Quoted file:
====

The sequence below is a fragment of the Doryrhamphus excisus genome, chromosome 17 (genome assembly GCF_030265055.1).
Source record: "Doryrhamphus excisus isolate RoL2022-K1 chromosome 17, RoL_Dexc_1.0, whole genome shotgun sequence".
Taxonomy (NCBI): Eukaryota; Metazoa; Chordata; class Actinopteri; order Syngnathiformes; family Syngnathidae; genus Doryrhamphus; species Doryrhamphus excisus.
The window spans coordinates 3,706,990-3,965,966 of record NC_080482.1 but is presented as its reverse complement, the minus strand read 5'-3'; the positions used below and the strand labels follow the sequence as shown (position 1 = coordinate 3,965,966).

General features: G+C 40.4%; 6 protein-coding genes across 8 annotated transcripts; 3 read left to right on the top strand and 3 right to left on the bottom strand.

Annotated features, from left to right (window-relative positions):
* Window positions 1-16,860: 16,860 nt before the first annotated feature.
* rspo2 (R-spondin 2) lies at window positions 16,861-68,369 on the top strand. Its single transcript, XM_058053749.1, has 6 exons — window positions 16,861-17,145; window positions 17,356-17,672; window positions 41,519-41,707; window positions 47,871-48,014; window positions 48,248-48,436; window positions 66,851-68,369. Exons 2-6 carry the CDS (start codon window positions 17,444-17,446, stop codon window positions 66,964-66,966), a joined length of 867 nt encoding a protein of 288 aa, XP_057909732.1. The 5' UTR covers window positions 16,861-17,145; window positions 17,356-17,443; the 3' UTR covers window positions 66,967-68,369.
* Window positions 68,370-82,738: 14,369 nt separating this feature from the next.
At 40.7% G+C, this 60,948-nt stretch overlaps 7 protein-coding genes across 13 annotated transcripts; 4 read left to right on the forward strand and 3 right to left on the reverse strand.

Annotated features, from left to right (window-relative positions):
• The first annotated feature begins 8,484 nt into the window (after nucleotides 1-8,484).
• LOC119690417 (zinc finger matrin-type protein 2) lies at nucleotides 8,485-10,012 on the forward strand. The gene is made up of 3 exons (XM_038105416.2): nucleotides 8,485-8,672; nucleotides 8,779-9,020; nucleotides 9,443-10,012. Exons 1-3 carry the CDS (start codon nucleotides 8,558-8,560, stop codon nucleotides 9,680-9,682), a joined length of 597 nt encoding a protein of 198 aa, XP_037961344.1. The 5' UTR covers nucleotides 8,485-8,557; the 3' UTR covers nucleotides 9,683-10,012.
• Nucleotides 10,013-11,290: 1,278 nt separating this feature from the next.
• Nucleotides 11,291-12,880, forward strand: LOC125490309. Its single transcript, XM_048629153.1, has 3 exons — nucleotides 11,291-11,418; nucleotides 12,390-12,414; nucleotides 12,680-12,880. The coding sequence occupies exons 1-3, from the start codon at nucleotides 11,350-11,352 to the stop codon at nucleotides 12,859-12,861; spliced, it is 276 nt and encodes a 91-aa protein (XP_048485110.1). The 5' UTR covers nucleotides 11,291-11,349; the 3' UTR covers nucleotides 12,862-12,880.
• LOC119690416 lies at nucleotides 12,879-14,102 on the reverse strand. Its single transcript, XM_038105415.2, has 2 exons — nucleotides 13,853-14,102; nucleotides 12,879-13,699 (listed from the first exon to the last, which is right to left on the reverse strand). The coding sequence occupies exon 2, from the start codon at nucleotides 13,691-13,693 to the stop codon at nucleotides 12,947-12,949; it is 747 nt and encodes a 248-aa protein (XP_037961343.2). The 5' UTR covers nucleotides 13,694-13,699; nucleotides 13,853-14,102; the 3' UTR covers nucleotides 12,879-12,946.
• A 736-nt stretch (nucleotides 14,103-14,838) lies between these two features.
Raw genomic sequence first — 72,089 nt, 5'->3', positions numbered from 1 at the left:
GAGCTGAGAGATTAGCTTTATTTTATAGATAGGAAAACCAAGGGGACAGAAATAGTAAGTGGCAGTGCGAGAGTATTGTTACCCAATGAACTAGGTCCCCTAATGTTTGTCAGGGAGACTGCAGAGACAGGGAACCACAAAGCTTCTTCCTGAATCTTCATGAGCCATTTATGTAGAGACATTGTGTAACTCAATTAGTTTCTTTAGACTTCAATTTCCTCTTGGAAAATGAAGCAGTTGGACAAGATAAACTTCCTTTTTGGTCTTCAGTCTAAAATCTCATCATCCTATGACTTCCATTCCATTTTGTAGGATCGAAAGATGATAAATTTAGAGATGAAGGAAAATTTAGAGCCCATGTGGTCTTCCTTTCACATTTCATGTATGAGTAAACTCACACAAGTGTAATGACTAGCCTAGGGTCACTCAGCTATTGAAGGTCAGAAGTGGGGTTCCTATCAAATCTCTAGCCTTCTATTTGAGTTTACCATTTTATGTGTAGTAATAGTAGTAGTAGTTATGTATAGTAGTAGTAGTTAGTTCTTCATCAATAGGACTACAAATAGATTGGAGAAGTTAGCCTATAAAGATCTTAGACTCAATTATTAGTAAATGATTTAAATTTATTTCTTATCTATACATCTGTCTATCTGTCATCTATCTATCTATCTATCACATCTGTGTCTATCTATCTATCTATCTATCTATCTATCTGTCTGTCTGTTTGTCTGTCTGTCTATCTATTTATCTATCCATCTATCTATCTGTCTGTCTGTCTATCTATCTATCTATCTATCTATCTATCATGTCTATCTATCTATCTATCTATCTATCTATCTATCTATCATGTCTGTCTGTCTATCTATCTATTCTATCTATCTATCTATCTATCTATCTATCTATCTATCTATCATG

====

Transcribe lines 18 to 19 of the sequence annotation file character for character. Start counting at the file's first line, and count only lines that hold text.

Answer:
Raw genomic sequence first — 72,089 nt, 5'->3', positions numbered from 1 at the left:
GAGCTGAGAGATTAGCTTTATTTTATAGATAGGAAAACCAAGGGGACAGAAATAGTAAGTGGCAGTGCGAGAGTATTGTTACCCAATGAACTAGGTCCCCTAATGTTTGTCAGGGAGACTGCAGAGACAGGGAACCACAAAGCTTCTTCCTGAATCTTCATGAGCCATTTATGTAGAGACATTGTGTAACTCAATTAGTTTCTTTAGACTTCAATTTCCTCTTGGAAAATGAAGCAGTTGGACAAGATAAACTTCCTTTTTGGTCTTCAGTCTAAAATCTCATCATCCTATGACTTCCATTCCATTTTGTAGGATCGAAAGATGATAAATTTAGAGATGAAGGAAAATTTAGAGCCCATGTGGTCTTCCTTTCACATTTCATGTATGAGTAAACTCACACAAGTGTAATGACTAGCCTAGGGTCACTCAGCTATTGAAGGTCAGAAGTGGGGTTCCTATCAAATCTCTAGCCTTCTATTTGAGTTTACCATTTTATGTGTAGTAATAGTAGTAGTAGTTATGTATAGTAGTAGTAGTTAGTTCTTCATCAATAGGACTACAAATAGATTGGAGAAGTTAGCCTATAAAGATCTTAGACTCAATTATTAGTAAATGATTTAAATTTATTTCTTATCTATACATCTGTCTATCTGTCATCTATCTATCTATCTATCACATCTGTGTCTATCTATCTATCTATCTATCTATCTATCTGTCTGTCTGTTTGTCTGTCTGTCTATCTATTTATCTATCCATCTATCTATCTGTCTGTCTGTCTATCTATCTATCTATCTATCTATCTATCATGTCTATCTATCTATCTATCTATCTATCTATCTATCTATCATGTCTGTCTGTCTATCTATCTATTCTATCTATCTATCTATCTATCTATCTATCTATCTATCTATCATG